When you hear of a “biographical film,” you may think of mostly formulaic, even some manipulative stuff like “The Theory of Everything” and/or “A Beautiful Mind,” but the genre is much more than that.
There’s almost a certain formula when it comes to biopics. If it’s an inspirational person, the movie will surely have some dramatic moments, maybe a touching speech. It might also have a “oh wow! Transformation!” type of lead acting performance that sometimes can be hammy, but when the makeup is good, they can easily manipulate audience (and Academy) members.
If we’re going to get a person with a dark personality, then we’ll get more of a darker film that is supposed to shake audiences. Not all of them are historically accurate, and they don’t have to be. It’s not a documentary overall, we just want to be moved by what we see.
The worst ones are the “narrated version of Wikipedia articles” where the screenplay just gives you basic information about its subject matter with flat direction and mediocre acting. Then there are also non-traditional types of biopics, which some of them appearing in our list.
No matter your approach, you should give us a movie that will impress us. “Bohemian Rhapsody” became the highest-grossing biopic ever, but there were better films than that, which didn’t just rely on the success of Queen and their music. Here are the 10 biopics of the year that stood out.
10. Stan and Ollie
Oliver Hardy and Stanley Laurel were probably one of the best comedy duos ever, if not the best. It was about time for us to get a biopic that celebrates their work and lives. This is a very sweet film and a warm tribute to both of them, and it is also very informative – many people have heard of them but they don’t know much about their lives. Thanks to this film, you get to learn more about their lives, their chemistry, their wives, and how their dynamics worked.
Steve Coogan and John C. Reilly shine in lead roles; they never lose themselves into tricking the audience with their impersonation skills, and they create fully realized characters and give them soul and depth. And as we mentioned in the beginning, it’s easy for biopics to be a narrated version of Wikipedia articles, but “Stan and Ollie” has enough dramatic depth to make it fully work as a feature film where you get to see behind the scenes, their true story.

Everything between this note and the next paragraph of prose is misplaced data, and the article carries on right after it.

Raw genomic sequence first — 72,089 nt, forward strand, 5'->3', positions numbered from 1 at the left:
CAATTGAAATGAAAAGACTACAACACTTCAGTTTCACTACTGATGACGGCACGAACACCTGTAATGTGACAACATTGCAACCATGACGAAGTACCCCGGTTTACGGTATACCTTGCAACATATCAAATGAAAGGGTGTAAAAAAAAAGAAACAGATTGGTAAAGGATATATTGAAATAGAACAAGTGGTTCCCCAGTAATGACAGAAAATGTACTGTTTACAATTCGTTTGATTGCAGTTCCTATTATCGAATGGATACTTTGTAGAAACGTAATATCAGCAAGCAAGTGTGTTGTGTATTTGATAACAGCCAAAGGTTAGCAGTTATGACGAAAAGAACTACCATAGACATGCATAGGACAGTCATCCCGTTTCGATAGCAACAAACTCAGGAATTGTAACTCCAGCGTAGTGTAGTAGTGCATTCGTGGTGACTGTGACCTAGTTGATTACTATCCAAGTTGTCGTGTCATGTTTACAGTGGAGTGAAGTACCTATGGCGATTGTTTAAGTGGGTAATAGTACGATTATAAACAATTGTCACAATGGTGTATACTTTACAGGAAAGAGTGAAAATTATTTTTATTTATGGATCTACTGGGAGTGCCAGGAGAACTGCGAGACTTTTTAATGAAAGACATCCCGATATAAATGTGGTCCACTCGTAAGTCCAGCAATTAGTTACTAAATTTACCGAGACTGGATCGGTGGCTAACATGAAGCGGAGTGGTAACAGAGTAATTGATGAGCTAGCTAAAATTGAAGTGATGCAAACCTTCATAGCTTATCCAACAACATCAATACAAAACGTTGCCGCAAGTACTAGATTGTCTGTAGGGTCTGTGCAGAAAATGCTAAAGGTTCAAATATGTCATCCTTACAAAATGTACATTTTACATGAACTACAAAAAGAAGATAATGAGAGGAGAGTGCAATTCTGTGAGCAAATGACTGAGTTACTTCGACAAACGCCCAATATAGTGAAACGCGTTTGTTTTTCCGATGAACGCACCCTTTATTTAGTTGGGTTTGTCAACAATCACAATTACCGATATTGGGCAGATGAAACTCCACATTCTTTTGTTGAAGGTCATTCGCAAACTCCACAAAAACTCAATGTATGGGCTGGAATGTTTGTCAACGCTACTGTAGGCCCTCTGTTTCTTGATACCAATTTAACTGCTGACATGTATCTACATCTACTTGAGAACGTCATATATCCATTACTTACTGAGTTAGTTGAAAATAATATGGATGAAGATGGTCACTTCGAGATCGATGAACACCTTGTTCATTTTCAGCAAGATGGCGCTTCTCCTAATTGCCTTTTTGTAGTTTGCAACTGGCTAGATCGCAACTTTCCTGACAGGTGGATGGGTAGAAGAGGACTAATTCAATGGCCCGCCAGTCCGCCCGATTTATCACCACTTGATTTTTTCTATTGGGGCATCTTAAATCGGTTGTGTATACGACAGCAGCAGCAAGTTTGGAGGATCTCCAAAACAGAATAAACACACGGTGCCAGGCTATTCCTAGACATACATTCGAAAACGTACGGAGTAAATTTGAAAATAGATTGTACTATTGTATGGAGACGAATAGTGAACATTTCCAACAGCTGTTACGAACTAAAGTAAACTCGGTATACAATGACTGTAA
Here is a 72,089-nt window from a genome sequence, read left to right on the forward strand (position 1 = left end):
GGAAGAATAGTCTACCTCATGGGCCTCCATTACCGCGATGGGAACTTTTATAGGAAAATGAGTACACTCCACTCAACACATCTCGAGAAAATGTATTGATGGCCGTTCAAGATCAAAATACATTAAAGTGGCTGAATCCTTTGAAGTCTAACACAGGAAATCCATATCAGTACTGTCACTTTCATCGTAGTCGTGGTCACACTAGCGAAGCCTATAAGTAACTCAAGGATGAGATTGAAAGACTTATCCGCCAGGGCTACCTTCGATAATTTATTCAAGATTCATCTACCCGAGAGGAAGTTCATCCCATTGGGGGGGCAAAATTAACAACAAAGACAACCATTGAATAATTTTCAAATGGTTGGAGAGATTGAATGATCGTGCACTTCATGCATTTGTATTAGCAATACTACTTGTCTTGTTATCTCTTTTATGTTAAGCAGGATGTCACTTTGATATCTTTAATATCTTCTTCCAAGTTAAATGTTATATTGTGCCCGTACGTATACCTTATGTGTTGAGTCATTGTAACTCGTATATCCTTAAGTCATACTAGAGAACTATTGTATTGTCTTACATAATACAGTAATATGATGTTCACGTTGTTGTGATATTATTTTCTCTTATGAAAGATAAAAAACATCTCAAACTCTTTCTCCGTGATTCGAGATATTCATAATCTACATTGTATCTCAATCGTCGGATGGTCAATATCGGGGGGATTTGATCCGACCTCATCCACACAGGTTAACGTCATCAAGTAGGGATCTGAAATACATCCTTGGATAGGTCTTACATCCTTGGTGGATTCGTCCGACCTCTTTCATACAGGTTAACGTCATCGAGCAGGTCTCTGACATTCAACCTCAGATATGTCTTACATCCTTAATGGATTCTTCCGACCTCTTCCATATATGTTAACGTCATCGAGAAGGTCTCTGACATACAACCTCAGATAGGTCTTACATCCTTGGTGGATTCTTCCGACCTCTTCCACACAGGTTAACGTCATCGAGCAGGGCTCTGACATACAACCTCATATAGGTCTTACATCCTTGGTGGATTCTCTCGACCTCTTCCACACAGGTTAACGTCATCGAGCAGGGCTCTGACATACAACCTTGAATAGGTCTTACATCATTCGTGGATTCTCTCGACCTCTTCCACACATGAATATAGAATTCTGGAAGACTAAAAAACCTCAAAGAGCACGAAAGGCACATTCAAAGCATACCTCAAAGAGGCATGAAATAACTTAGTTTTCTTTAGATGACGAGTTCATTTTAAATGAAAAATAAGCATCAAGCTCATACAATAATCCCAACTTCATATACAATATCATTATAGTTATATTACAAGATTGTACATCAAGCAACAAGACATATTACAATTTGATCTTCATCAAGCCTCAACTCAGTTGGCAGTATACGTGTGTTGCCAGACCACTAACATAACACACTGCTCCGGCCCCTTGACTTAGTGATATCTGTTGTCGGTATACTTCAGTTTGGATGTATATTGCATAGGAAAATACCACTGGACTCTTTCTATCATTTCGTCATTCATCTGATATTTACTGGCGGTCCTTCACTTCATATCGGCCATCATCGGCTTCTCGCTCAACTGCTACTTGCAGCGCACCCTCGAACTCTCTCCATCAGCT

No matter if you still laugh at their humour, “Stan and Ollie” remains timeless for many people and the film masterfully explores their secret: their talent. It’s really great when you get a film where the filmmakers don’t try to get cash out of famous names, but actually explore its characters. Pity that it didn’t get enough recognition, but it’s a great film that deserved more attention.
When it comes to attention given to films about female authors whose husbands took credit for their work, “The Wife” ended up being the more popular one. There are several reasons behind that: the power of the distributor and Glenn Close’s overdue factor. “The Wife” is a fine film as well, but it’s unfortunate that “Colette,” a film with a better production design, direction, and maybe more complexity in its storyline ended up being overshadowed.
The film is about Colette, portrayed masterfully by Keira Knightley who’s no stranger to such parts, a French author and woman of letters nominated for the Nobel Prize in Literature in 1948 and is also known as a mime, actress, and journalist.
The film mostly focuses on her life in her twenties, her marriage to her first husband, and the publication of her first novels under his name. It’s a touching story with reasonable and understandable characters all the way. The period sets and costumes are gorgeous; only the musical score doesn’t live up to the expectations and gives the film a bit of an unnecessarily sentimental feeling.
It also doesn’t have a much of a strong narrative style and sticks to the well-known formula more often, but since the theme is interesting and the film does actually portray the events in an interesting way, you don’t mind the flaws. Especially recommended for period drama fans.
8. The Old Man and the Gun
Robert Redford’s (probably) last acting performance is a fitting role for him to end his outstanding career. Of course, we’d like to see more of him, but if this is the end, it’s a nice farewell. As the title card says, it’s mostly based on a true story.